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Bariatric Artery Embolization (BAE)

 

Ghrelin is the hunger hormone. It is primarily produced in the stomach, specifically by cells called X/A cells that live in a portion of the stomach called the fundus. (Figure 1) Once produced, ghrelin travels through the bloodstream from the stomach to the brain and signals the brain to seek food and feel hungry.

 

Millions of dollars have been spent by drug companies trying to block ghrelin without success. We have, however, been successful in blocking ghrelin through gastric bypass surgery by excluding the portion of the stomach that produces ghrelin. (Figure 2) In fact, recent studies have confirmed that the reason gastric bypass patients lose weight – and even cure their diabetes and other obesity related conditions – is because hunger hormone profiles change after the surgery.

 

 

Bariatric artery embolization is a new way to shut down ghrelin producing cells. Interventional radiologists use X-ray guidance to steer a catheter into the artery that supplies the portion of the stomach that contains the ghrelin producing cells. Using small particles, the artery is blocked and the tiny ghrelin factories closed. (Figure 3) The entire procedure is performed through a tiny hole in the groin (the same method used for heart catheterizations, liver cancer embolizations, and other), nonsurgically.

 

In the months following the procedure patients can lose significant amounts of weight. The outcomes of BAE can be markedly improved with implementation of exercise and diet modifications during the months following the procedure – such that the effect of either interventions is accelerated by the other.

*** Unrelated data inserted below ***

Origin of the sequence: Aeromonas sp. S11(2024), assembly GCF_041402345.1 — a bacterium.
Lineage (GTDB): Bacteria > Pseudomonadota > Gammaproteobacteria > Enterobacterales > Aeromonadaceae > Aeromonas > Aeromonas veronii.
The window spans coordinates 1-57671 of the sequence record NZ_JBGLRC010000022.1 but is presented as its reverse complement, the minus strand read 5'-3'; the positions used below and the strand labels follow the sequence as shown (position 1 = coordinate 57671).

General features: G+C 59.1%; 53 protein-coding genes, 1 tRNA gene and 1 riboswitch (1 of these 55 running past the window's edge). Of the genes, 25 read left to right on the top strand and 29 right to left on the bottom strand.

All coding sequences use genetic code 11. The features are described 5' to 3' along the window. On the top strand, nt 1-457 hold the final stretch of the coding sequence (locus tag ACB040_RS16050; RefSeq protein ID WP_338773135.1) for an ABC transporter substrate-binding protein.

References [1-8]

  1. Weiss, C.R., et al., Bariatric Embolization of the Gastric Arteries for the Treatment of Obesity. J Vasc Interv Radiol, 2015.
  2. Borer, K.T., et al., Appetite responds to changes in meal content, whereas ghrelin, leptin, and insulin track changes in energy availability. J Clin Endocrinol Metab, 2009. 94(7): p. 2290-8.
  3. Disse, E., et al., Systemic ghrelin and reward: effect of cholinergic blockade. Physiol Behav, 2011. 102(5): p. 481-4.
  4. Karra, E., A. Yousseif, and R.L. Batterham, Mechanisms facilitating weight loss and resolution of type 2 diabetes following bariatric surgery. Trends Endocrinol Metab, 2010. 21(6): p. 337-44.
  5. Moran, T.H. and M.J. Dailey, Intestinal feedback signaling and satiety. Physiol Behav, 2011. 105(1): p. 77-81.
  6. Stensel, D., Exercise, appetite and appetite-regulating hormones: implications for food intake and weight control. Ann Nutr Metab, 2010. 57 Suppl 2: p. 36-42.
  7. Dockray, G.J., Gastrointestinal hormones and the dialogue between gut and brain. J Physiol, 2014. 592(Pt 14): p. 2927-41.
  8. Barja-Fernandez, S., et al., Peripheral signals mediate the beneficial effects of gastric surgery in obesity. Gastroenterol Res Pract, 2015. 2015: p. 560938.